Corporate Banner
Satellite Banner
Technology
Networks
Scientific Communities
 
Become a Member | Sign in
Home>News>This Article
  News
Return

Scientists Discover a New Type of Protein Modification that May Play a Role in Cancer and Diabetes

Published: Tuesday, August 06, 2013
Last Updated: Tuesday, August 06, 2013
Bookmark and Share
Scientists at The Scripps Research Institute (TSRI) have discovered a new type of chemical modification that affects numerous proteins within mammalian cells.

The modification appears to work as a regulator of important cellular processes including the metabolism of glucose. Further study of this modification could provide insights into the causes of diabetes, cancer and other disorders.

“It appears to be an intrinsic feedback mechanism in glucose metabolism, but I suspect that its other functions throughout the cell will prove at least as interesting when they are more fully elucidated,” said Benjamin F. Cravatt, chair of the Department of Chemical Physiology and member of the Skaggs Institute for Chemical Physiology at TSRI.

Cravatt and his postdoctoral fellow Raymond E. Moellering reported the finding in the August 2, 2013 issue of the journal Science.

In Search of New Protein Modifiers

The Cravatt laboratory has long studied the natural chemical modifications that can change the functions of proteins “on the fly,” switching their biological activities on or off or otherwise altering them. The better known of these modifications include phosphorylation, the addition of a small molecule known as a phosphate group, and acetylation, the addition of an acetyl group.

In search of new protein modifiers, Cravatt and Moellering, whose postdoctoral fellowship is sponsored in part by the Howard Hughes Medical Institute and the Damon Runyon Cancer Research Foundation, decided to investigate a small molecule known as 1,3-bisphosphoglycerate (1,3-BPG). The molecule’s chemical makeup suggested that it might readily react with some proteins to form semipermanent, function-altering modifications. 1,3-BPG is one of the main “intermediate” molecules produced during glycolysis, which is a core metabolic pathway that converts glucose to cellular fuel.

 “1,3-BPG’s intrinsic reactivity seemed odd to us, considering that it is such a central metabolite,” remembered Moellering.

Moellering’s initial test-tube experiments showed that 1,3-BPG does indeed react with certain lysine amino acids to modify GAPDH, the enzyme that mediates the production of 1,3-BPG. “That gave us the first indication that this reaction does happen, and that we should therefore start looking for it in cells,” he said.

A Role in Glucose Metabolism

After devising new methods to detect this unique lysine modification in human cell cultures, Moellering soon found it—on other glucose-metabolizing enzymes, as well as on proteins seemingly unrelated to glucose metabolism.

“With every step we took, the project became more interesting, because we were finding signs that this reaction occurs frequently in cells and in animal tissues, and in unexpected cellular locations, too,” Moellering said.

He detected the signature of the new lysine modification not only on proteins in the main volume of the cell (the cytosol), but also in the DNA-containing cell nucleus and even on the cell’s membrane compartments.

“It appears that wherever GAPDH goes within cells, it is capable of catalyzing the localized production of 1,3-BPG, which in turn reacts with nearby proteins to modify their structure and function,” said Cravatt.

Moellering found that when 1,3-BPG’s lysine modification occurs on glucose-metabolizing enzymes, it tends to inhibit their activities, causing a slowdown of central glucose processing and a consequent buildup of certain glucose metabolites in the processing pathway. Moellering and Cravatt suspect that these overabundant metabolites may end up being shunted into other cellular processes besides basic fuel-making—processes that contribute to the synthesis of new molecules and even cell proliferation.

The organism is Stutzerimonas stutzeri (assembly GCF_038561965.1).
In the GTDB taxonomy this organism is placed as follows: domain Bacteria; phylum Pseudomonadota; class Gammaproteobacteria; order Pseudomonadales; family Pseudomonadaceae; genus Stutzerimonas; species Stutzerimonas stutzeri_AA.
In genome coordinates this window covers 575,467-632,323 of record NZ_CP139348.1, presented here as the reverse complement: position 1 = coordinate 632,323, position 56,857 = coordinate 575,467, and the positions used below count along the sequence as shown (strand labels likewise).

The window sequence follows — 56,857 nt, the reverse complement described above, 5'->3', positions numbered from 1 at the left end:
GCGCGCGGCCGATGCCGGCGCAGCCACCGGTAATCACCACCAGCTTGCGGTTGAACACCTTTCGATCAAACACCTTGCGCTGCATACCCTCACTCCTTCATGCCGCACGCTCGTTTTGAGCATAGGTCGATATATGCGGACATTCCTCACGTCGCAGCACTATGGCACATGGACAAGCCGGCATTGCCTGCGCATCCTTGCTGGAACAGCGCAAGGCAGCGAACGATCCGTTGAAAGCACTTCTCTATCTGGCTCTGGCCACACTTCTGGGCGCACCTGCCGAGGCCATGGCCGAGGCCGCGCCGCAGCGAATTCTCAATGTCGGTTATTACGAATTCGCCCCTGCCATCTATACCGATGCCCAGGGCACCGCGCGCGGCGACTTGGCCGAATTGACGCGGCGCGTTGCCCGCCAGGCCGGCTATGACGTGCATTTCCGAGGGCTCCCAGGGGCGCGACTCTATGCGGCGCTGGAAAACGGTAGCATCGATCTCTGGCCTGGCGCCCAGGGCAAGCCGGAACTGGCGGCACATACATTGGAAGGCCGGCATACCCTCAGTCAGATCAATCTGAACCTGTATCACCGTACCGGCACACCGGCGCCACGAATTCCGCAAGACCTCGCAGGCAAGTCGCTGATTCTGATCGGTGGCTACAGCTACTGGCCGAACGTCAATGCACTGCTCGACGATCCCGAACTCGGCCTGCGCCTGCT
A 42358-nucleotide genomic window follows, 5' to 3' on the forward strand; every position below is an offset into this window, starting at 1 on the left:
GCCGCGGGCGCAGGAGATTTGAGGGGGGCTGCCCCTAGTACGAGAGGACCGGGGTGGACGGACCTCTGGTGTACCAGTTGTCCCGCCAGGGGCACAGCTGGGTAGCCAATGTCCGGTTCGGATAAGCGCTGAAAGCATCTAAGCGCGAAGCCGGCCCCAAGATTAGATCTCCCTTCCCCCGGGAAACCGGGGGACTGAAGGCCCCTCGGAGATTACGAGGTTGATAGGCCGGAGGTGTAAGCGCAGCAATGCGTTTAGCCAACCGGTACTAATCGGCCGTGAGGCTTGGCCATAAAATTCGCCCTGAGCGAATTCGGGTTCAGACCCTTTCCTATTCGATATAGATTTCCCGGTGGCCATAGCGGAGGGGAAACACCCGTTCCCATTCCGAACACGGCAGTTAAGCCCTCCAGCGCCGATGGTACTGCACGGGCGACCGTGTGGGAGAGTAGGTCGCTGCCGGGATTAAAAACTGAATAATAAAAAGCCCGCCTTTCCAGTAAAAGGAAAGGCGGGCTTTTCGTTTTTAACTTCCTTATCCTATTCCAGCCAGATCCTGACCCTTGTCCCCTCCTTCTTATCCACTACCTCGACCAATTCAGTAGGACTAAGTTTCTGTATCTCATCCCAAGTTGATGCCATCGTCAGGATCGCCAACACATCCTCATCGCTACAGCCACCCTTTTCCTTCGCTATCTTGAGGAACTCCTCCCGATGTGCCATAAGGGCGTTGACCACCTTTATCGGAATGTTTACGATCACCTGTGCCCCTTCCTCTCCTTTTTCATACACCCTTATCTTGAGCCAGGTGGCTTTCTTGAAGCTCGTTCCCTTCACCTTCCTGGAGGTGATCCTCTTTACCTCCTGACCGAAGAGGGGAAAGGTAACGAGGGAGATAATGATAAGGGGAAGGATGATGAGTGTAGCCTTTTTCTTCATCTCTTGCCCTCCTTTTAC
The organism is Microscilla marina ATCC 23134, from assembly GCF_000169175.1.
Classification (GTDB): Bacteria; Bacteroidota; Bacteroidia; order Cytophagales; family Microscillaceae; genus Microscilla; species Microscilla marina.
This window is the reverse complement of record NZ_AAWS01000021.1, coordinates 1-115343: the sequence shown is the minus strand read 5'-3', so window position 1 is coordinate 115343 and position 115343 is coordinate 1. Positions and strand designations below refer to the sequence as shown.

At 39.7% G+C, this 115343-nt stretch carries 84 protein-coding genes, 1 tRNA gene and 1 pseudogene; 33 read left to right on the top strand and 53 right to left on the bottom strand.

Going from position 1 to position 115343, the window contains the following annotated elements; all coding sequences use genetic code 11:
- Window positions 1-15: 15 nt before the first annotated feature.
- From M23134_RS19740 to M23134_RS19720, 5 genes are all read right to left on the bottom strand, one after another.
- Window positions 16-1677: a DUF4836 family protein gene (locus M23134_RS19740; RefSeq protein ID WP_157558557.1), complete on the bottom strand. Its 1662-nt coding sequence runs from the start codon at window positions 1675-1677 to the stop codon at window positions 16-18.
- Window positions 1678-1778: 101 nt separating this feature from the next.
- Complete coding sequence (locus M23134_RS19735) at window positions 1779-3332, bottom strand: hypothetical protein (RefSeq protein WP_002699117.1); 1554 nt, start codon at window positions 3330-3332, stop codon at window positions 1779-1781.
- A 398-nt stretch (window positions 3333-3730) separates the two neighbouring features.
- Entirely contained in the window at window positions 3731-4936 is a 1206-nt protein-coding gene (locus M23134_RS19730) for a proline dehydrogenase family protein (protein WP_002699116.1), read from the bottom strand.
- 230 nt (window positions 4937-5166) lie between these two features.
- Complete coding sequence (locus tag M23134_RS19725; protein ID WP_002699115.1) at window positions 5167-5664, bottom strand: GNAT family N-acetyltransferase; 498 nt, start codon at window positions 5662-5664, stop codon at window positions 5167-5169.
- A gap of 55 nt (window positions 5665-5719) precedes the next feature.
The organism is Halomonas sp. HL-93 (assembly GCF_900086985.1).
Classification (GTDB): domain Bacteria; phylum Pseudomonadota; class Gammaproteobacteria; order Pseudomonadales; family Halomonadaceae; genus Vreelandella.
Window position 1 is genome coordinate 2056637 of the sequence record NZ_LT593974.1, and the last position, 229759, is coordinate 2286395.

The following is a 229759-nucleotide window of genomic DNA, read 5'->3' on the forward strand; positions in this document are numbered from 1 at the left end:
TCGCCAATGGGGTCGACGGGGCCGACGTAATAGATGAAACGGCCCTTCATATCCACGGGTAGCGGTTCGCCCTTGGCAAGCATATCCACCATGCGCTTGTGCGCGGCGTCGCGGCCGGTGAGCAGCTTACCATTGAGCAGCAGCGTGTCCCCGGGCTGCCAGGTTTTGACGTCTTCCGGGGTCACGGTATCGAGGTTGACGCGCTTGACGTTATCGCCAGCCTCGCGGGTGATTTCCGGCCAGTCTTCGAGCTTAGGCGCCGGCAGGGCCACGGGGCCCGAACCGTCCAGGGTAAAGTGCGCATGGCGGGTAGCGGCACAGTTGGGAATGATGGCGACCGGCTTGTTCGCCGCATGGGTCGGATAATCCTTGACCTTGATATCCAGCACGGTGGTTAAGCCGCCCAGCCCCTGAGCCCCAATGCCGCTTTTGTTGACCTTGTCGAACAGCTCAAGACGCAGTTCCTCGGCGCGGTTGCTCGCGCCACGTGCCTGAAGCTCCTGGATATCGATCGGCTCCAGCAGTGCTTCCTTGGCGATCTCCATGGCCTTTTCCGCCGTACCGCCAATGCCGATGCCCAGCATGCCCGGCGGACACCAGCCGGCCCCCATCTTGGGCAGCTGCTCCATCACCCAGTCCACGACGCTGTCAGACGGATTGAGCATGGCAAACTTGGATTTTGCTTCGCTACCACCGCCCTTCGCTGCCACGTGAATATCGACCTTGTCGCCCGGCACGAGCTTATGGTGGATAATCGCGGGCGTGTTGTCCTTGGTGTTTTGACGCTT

Moellering also discovered that 1,3-BPG and the modification it makes on proteins become more prevalent as glucose levels rise. Within the context of glucose metabolism, 1,3-BPG’s modification thus seems to act as a “very old, maybe ancient feedback mechanism for regulating that central metabolic pathway,” Moellering said.

Looking Ahead

The abnormal processing of glucose within cells features in a number of major diseases including cancer and diabetes. “Cancer cells, for example, bring in as much as 20 times more glucose than non-cancerous cells of the same type,” Moellering noted. He now wants to find out whether 1,3-BPG is part of the problem in such cells. At abnormally high levels, it conceivably could help force glucose metabolism toward the runaway cell proliferation that is a hallmark of cancer.

Cravatt and Moellering also want to learn more about what 1,3-BPG’s lysine modification does in the nuclei and membrane compartments of cells, where they found evidence of it. “We suspect that it works to connect glucose metabolism to other pathways, perhaps as a kind of signaling mechanism,” said Moellering.

Already Moellering has uncovered evidence that there are enzymes that work to reverse 1,3-BPG’s modification of lysines—which underscores the likelihood that this modification represents a fundamental, dynamic mechanism in cells. “We’d like to discover which enzymes catalyze the removal of the modification,” said Cravatt, “because then, in principle, we could use inhibitors of these enzymes to control the levels of the modification and get a better understanding of its biological functions as well as the conditions under which it occurs.”

Funding for the study, “Functional Lysine Modification by an Intrinsically Reactive Primary Glycolytic Metabolite,” was provided by the National Institutes of Health (CA087660), the Skaggs Institute for Chemical Biology at TSRI and the Damon Runyon Cancer Research Foundation.


Further Information

Join For Free

Access to this exclusive content is for Technology Networks Premium members only.

Join Technology Networks Premium for free access to:

  • Exclusive articles
  • Presentations from international conferences
  • Over 3,200+ scientific posters on ePosters